We agree with the dissent that the Supreme Court opinions of Greene v. Massey, 437 U.S. 19, 98 S. Ct. 2151, 57 L. Ed. 2d 1 (1978) and Burks v. United States, 437 U.S. 1, 98 S. Ct. 2141, 57 L. Ed. 2d 1 (1978) prevent the retrial of the appellant for the offense of burglary of a residence. However, there is nothing in these opinions which would prevent retrial for the offense of burglary of a building. We hold that the appellant may be retried for the offense of burglary of a building.
The appellant's motion is granted and the judgment is reversed and the cause is remanded.
ONION, Presiding Judge, dissenting.
In Jones v. State, 532 S.W.2d 596 (Tex.Cr. App.1976), this court held:
*546 "In the instant case, while the conviction cannot be sustained as a burglary of a habitation under the facts proved, the proof is sufficient to sustain a conviction for burglary of a building. Since the penalty was assessed by the trial judge, and since the punishment was ten (10) years, which falls both within the range of punishment for both a first degree felony and a second degree felony, the conviction can be affirmed as a conviction for burglary of a building with the judgment and sentence reformed accordingly." (Citations omitted.) (Emphasis added.)
In our opinion on original submission in the instant case, we extended Jones to a similar fact situation where the jury, however, had assessed the punishment.
Now on rehearing the majority decides it is improper to speculate on what punishment would have been assessed by either the jury or the judge and to reform and affirm the conviction as a conviction of a lesser included offense with punishment remaining the same. The majority concludes that the instant case cannot be disinguished on the fact that the judge assessed punishment in Jones and the jury did so in the instant case. I do not agree. Nevertheless, there are important considerations this court should undertake if Jones is to be overruled.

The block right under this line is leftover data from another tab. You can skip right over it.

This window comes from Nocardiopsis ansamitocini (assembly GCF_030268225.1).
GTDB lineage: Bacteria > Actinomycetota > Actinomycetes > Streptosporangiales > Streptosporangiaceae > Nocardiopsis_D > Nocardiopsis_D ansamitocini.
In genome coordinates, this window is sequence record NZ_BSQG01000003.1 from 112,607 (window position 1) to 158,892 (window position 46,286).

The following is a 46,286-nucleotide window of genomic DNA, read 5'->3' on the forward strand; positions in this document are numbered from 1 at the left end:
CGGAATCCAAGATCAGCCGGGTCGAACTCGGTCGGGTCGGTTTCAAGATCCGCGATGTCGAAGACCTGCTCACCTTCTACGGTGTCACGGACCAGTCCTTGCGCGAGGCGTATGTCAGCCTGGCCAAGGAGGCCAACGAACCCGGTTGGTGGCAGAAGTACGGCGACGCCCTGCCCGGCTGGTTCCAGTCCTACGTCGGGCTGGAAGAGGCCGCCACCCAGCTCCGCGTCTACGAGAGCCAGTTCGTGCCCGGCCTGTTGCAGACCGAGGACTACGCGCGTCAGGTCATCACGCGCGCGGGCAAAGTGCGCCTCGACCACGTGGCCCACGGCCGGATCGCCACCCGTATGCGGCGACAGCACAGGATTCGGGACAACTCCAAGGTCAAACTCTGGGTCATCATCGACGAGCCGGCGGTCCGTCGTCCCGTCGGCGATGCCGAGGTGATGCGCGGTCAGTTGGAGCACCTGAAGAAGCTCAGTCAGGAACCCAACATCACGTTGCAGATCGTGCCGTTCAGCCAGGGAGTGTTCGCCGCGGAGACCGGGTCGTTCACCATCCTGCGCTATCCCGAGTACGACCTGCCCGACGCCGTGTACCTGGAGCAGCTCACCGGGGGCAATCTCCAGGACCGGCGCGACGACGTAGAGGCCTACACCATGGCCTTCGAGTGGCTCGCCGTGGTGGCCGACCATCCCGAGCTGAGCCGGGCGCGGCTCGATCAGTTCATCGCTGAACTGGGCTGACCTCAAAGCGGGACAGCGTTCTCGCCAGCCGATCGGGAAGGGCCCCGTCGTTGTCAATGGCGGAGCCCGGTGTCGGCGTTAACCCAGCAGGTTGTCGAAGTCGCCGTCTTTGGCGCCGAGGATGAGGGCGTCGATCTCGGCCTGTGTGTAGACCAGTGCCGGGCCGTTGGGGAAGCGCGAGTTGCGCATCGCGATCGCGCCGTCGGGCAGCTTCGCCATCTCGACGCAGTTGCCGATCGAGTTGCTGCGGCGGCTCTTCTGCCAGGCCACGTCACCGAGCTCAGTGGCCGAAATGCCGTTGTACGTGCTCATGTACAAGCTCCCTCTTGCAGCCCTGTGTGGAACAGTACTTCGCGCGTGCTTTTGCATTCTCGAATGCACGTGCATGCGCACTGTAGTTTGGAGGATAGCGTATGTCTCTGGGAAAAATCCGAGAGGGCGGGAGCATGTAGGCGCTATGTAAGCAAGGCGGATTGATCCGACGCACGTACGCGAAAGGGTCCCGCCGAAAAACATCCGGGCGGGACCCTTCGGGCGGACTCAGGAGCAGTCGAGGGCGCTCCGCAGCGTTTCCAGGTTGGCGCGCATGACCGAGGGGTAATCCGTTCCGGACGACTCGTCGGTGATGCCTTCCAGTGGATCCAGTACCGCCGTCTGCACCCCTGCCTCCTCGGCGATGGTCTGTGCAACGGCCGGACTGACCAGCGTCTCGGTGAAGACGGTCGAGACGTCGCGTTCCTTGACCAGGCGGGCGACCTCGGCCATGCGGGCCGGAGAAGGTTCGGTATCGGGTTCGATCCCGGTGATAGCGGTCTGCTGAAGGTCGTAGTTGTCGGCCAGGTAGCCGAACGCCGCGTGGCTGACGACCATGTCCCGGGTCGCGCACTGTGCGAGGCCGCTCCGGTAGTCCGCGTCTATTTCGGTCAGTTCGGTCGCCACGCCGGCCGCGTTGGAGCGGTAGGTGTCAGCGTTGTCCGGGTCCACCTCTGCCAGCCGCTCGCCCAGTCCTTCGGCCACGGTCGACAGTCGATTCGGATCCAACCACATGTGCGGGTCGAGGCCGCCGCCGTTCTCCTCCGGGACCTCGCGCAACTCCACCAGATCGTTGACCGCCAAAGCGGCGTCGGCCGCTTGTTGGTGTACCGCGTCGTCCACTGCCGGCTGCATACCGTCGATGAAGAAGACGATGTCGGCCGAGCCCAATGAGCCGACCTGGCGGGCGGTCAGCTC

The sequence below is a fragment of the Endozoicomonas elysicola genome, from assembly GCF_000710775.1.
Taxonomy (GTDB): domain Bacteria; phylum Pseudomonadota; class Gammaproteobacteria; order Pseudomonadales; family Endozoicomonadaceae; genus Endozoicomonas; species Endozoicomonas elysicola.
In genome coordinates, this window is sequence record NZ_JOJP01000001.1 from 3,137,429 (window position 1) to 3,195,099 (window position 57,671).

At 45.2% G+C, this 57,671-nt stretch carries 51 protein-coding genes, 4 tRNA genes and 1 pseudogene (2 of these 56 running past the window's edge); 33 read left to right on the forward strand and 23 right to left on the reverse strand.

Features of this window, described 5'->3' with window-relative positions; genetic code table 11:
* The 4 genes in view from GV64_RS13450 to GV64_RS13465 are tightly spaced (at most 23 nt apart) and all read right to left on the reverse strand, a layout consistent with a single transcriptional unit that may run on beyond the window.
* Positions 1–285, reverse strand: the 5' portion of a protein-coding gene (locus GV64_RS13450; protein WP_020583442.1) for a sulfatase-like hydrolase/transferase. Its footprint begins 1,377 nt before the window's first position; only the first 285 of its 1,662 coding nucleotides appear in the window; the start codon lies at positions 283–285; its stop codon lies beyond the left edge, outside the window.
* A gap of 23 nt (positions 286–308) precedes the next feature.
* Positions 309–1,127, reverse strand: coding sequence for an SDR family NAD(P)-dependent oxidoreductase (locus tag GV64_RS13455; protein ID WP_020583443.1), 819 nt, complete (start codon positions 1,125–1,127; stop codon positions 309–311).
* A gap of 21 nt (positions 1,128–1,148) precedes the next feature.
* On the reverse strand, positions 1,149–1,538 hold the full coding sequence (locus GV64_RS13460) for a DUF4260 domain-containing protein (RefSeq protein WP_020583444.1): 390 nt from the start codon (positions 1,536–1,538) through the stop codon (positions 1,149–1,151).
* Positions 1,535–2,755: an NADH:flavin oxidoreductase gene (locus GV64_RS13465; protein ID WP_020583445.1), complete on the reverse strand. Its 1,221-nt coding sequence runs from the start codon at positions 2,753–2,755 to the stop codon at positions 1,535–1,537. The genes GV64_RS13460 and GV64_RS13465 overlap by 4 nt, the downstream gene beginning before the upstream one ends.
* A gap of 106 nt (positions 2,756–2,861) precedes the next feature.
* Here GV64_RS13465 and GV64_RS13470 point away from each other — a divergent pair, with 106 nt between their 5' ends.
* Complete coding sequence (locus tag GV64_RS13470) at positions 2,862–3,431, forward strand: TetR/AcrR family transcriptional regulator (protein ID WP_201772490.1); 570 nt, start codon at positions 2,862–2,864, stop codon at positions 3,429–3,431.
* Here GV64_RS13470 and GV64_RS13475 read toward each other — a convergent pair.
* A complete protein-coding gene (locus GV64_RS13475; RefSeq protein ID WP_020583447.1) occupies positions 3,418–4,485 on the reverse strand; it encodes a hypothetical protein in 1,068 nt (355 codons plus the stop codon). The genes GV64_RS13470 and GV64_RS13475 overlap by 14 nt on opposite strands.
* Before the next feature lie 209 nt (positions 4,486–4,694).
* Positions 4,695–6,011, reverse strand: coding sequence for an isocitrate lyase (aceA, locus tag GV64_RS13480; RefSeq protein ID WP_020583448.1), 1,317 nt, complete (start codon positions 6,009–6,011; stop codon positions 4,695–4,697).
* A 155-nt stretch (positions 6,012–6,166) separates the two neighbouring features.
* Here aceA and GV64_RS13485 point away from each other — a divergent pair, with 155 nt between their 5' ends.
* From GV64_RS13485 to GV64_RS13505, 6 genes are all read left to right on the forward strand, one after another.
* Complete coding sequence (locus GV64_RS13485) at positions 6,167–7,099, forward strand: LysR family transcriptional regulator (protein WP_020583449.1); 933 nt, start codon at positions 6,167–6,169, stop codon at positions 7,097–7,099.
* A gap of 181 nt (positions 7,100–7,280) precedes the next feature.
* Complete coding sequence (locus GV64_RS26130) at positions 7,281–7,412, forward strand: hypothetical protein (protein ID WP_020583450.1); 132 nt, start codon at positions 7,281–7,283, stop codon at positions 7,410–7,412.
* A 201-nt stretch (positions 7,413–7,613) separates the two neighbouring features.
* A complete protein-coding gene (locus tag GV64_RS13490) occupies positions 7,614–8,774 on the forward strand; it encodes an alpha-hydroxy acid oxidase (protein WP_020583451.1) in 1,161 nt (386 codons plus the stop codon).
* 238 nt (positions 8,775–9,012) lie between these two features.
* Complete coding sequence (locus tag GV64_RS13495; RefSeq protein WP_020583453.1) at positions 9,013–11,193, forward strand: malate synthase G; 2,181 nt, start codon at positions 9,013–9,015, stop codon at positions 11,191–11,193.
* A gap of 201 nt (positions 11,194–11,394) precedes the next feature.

It is observed that the majority simply reverses and remands the case based on the insufficiency of the evidence to sustain the jury's verdict that appellant was guilty of burglary of a habitation as charged in the indictment.
In Burks v. United States, 437 U.S. 1, 98 S. Ct. 2141, 57 L. Ed. 2d 1, the United States Supreme Court by opinion on June 14, 1978, held that the "Double Jeopardy Clause precludes a second trial once the reviewing court has found the evidence legally insufficient to sustain the verdict." In Greene v. Massey, 437 U.S. 19, 98 S. Ct. 2151, 57 L. Ed. 2d 15 (1978), the United States Supreme Court granted certiorari to decide whether a state may retry a defendant after conviction has been reversed by an appellate court on the ground that the evidence introduced at the prior trial was insufficient, as a matter of law, to sustain the jury's verdict. In Greene v. Massey, supra, the Court wrote:"Since the constitutional prohibition against double jeopardy is fully applicable to state criminal proceedings, Benton v. Maryland, supra [395 U.S. 784, 89 S. Ct. 2056, 23 L. Ed. 2d 707 (1969)], we are bound to apply the standard announced in Burks to the case now under review."
Thus, it can be seen that upon remand the appellant cannot be retried for the offense of burglary of a habitation. The question still remaining is whether there being sufficient evidence to sustain a conviction for burglary of a building, may the appellant be retried for this lesser included offense? In its decision in Greene v. Massey, supra, the Court left this question open and did not decide it (see footnote # 7). Before this case is remanded, that decision should be made with reasoning, but the majority declines to reason.
For the reasons stated, I dissent.
PHILLIPS and W. C. DAVIS, JJ., join in this dissent.